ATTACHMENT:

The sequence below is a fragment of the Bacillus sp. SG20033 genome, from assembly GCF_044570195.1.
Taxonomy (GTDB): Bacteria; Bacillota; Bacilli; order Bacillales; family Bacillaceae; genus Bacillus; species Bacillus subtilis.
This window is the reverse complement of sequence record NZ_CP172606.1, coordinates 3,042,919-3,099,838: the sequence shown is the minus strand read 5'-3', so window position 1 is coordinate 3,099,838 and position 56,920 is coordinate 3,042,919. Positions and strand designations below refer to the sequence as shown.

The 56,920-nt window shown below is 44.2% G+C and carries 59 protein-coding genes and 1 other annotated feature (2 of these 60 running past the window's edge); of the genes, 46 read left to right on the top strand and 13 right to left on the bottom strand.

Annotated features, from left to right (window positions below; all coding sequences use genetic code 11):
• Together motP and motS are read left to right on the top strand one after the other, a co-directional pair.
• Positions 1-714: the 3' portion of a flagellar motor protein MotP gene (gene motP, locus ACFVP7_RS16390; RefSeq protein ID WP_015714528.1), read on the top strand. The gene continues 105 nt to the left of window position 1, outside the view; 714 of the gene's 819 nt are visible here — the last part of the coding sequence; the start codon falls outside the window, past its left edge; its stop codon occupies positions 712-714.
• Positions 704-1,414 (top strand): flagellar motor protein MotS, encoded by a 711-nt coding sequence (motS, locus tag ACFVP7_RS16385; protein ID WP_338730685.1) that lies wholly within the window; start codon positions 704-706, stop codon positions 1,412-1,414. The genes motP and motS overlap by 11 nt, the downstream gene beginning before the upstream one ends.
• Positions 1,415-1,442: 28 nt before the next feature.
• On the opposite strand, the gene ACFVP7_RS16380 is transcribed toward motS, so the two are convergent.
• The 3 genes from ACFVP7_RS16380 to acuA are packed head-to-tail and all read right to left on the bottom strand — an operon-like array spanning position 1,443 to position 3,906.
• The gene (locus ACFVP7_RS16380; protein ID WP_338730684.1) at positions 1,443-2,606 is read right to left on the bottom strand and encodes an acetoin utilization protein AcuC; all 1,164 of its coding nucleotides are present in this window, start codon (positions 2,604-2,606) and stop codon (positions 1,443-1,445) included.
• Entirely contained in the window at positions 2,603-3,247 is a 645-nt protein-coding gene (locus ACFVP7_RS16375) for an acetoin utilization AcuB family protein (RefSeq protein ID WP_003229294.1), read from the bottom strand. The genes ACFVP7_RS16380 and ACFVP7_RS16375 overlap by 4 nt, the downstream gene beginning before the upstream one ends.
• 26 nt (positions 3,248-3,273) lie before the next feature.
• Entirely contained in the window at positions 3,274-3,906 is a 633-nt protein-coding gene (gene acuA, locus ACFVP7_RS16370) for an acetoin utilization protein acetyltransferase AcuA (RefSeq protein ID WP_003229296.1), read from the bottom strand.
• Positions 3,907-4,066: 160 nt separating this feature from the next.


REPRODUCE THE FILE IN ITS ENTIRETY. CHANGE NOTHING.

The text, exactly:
The sequence below is a fragment of the Bacillus sp. SG20033 genome, from assembly GCF_044570195.1.
Taxonomy (GTDB): Bacteria; Bacillota; Bacilli; order Bacillales; family Bacillaceae; genus Bacillus; species Bacillus subtilis.
This window is the reverse complement of sequence record NZ_CP172606.1, coordinates 3,042,919-3,099,838: the sequence shown is the minus strand read 5'-3', so window position 1 is coordinate 3,099,838 and position 56,920 is coordinate 3,042,919. Positions and strand designations below refer to the sequence as shown.

The 56,920-nt window shown below is 44.2% G+C and carries 59 protein-coding genes and 1 other annotated feature (2 of these 60 running past the window's edge); of the genes, 46 read left to right on the top strand and 13 right to left on the bottom strand.

Annotated features, from left to right (window positions below; all coding sequences use genetic code 11):
• Together motP and motS are read left to right on the top strand one after the other, a co-directional pair.
• Positions 1-714: the 3' portion of a flagellar motor protein MotP gene (gene motP, locus ACFVP7_RS16390; RefSeq protein ID WP_015714528.1), read on the top strand. The gene continues 105 nt to the left of window position 1, outside the view; 714 of the gene's 819 nt are visible here — the last part of the coding sequence; the start codon falls outside the window, past its left edge; its stop codon occupies positions 712-714.
• Positions 704-1,414 (top strand): flagellar motor protein MotS, encoded by a 711-nt coding sequence (motS, locus tag ACFVP7_RS16385; protein ID WP_338730685.1) that lies wholly within the window; start codon positions 704-706, stop codon positions 1,412-1,414. The genes motP and motS overlap by 11 nt, the downstream gene beginning before the upstream one ends.
• Positions 1,415-1,442: 28 nt before the next feature.
• On the opposite strand, the gene ACFVP7_RS16380 is transcribed toward motS, so the two are convergent.
• The 3 genes from ACFVP7_RS16380 to acuA are packed head-to-tail and all read right to left on the bottom strand — an operon-like array spanning position 1,443 to position 3,906.
• The gene (locus ACFVP7_RS16380; protein ID WP_338730684.1) at positions 1,443-2,606 is read right to left on the bottom strand and encodes an acetoin utilization protein AcuC; all 1,164 of its coding nucleotides are present in this window, start codon (positions 2,604-2,606) and stop codon (positions 1,443-1,445) included.
• Entirely contained in the window at positions 2,603-3,247 is a 645-nt protein-coding gene (locus ACFVP7_RS16375) for an acetoin utilization AcuB family protein (RefSeq protein ID WP_003229294.1), read from the bottom strand. The genes ACFVP7_RS16380 and ACFVP7_RS16375 overlap by 4 nt, the downstream gene beginning before the upstream one ends.
• 26 nt (positions 3,248-3,273) lie before the next feature.
• Entirely contained in the window at positions 3,274-3,906 is a 633-nt protein-coding gene (gene acuA, locus ACFVP7_RS16370) for an acetoin utilization protein acetyltransferase AcuA (RefSeq protein ID WP_003229296.1), read from the bottom strand.
• Positions 3,907-4,066: 160 nt separating this feature from the next.